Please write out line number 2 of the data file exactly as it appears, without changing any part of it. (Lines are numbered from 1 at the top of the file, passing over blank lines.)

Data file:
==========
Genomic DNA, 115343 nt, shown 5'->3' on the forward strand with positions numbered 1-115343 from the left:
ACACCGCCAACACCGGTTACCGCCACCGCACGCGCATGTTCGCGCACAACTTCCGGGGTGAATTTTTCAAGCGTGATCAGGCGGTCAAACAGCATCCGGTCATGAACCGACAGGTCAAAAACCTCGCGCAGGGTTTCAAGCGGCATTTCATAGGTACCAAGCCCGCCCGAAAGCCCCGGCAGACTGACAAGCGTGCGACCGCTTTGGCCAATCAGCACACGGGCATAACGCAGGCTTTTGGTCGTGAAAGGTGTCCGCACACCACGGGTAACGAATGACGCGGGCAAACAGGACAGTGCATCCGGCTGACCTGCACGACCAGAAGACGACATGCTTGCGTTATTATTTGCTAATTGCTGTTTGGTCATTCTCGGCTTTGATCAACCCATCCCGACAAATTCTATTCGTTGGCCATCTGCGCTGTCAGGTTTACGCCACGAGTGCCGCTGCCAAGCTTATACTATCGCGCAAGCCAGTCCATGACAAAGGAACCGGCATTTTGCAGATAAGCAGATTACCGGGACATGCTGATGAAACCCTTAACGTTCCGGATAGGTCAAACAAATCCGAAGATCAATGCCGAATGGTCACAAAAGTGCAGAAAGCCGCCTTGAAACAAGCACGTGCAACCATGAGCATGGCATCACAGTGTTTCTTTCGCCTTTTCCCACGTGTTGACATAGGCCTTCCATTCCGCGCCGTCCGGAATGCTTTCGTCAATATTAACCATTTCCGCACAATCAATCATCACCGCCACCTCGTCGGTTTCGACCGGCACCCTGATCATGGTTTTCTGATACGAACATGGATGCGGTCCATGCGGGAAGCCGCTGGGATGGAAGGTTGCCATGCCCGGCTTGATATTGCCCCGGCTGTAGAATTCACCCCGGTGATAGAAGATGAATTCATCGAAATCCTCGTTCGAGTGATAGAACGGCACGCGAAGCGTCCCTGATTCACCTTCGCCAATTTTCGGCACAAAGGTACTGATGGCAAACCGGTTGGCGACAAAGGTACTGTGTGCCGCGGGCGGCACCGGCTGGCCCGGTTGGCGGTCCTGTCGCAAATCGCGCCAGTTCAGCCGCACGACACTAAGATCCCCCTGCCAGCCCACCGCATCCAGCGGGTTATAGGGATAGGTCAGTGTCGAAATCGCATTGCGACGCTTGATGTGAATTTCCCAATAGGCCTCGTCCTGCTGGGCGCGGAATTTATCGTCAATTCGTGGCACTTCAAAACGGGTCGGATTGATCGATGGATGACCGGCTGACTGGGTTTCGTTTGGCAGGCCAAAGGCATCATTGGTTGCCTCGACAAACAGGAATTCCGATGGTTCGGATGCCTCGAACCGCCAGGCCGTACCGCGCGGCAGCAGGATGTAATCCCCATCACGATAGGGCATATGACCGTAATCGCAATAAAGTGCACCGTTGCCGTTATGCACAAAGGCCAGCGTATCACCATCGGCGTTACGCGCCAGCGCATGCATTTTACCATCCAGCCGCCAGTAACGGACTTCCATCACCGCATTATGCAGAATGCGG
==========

ACACCGCCAACACCGGTTACCGCCACCGCACGCGCATGTTCGCGCACAACTTCCGGGGTGAATTTTTCAAGCGTGATCAGGCGGTCAAACAGCATCCGGTCATGAACCGACAGGTCAAAAACCTCGCGCAGGGTTTCAAGCGGCATTTCATAGGTACCAAGCCCGCCCGAAAGCCCCGGCAGACTGACAAGCGTGCGACCGCTTTGGCCAATCAGCACACGGGCATAACGCAGGCTTTTGGTCGTGAAAGGTGTCCGCACACCACGGGTAACGAATGACGCGGGCAAACAGGACAGTGCATCCGGCTGACCTGCACGACCAGAAGACGACATGCTTGCGTTATTATTTGCTAATTGCTGTTTGGTCATTCTCGGCTTTGATCAACCCATCCCGACAAATTCTATTCGTTGGCCATCTGCGCTGTCAGGTTTACGCCACGAGTGCCGCTGCCAAGCTTATACTATCGCGCAAGCCAGTCCATGACAAAGGAACCGGCATTTTGCAGATAAGCAGATTACCGGGACATGCTGATGAAACCCTTAACGTTCCGGATAGGTCAAACAAATCCGAAGATCAATGCCGAATGGTCACAAAAGTGCAGAAAGCCGCCTTGAAACAAGCACGTGCAACCATGAGCATGGCATCACAGTGTTTCTTTCGCCTTTTCCCACGTGTTGACATAGGCCTTCCATTCCGCGCCGTCCGGAATGCTTTCGTCAATATTAACCATTTCCGCACAATCAATCATCACCGCCACCTCGTCGGTTTCGACCGGCACCCTGATCATGGTTTTCTGATACGAACATGGATGCGGTCCATGCGGGAAGCCGCTGGGATGGAAGGTTGCCATGCCCGGCTTGATATTGCCCCGGCTGTAGAATTCACCCCGGTGATAGAAGATGAATTCATCGAAATCCTCGTTCGAGTGATAGAACGGCACGCGAAGCGTCCCTGATTCACCTTCGCCAATTTTCGGCACAAAGGTACTGATGGCAAACCGGTTGGCGACAAAGGTACTGTGTGCCGCGGGCGGCACCGGCTGGCCCGGTTGGCGGTCCTGTCGCAAATCGCGCCAGTTCAGCCGCACGACACTAAGATCCCCCTGCCAGCCCACCGCATCCAGCGGGTTATAGGGATAGGTCAGTGTCGAAATCGCATTGCGACGCTTGATGTGAATTTCCCAATAGGCCTCGTCCTGCTGGGCGCGGAATTTATCGTCAATTCGTGGCACTTCAAAACGGGTCGGATTGATCGATGGATGACCGGCTGACTGGGTTTCGTTTGGCAGGCCAAAGGCATCATTGGTTGCCTCGACAAACAGGAATTCCGATGGTTCGGATGCCTCGAACCGCCAGGCCGTACCGCGCGGCAGCAGGATGTAATCCCCATCACGATAGGGCATATGACCGTAATCGCAATAAAGTGCACCGTTGCCGTTATGCACAAAGGCCAGCGTATCACCATCGGCGTTACGCGCCAGCGCATGCATTTTACCATCCAGCCGCCAGTAACGGACTTCCATCACCGCATTATGCAGAATGCGG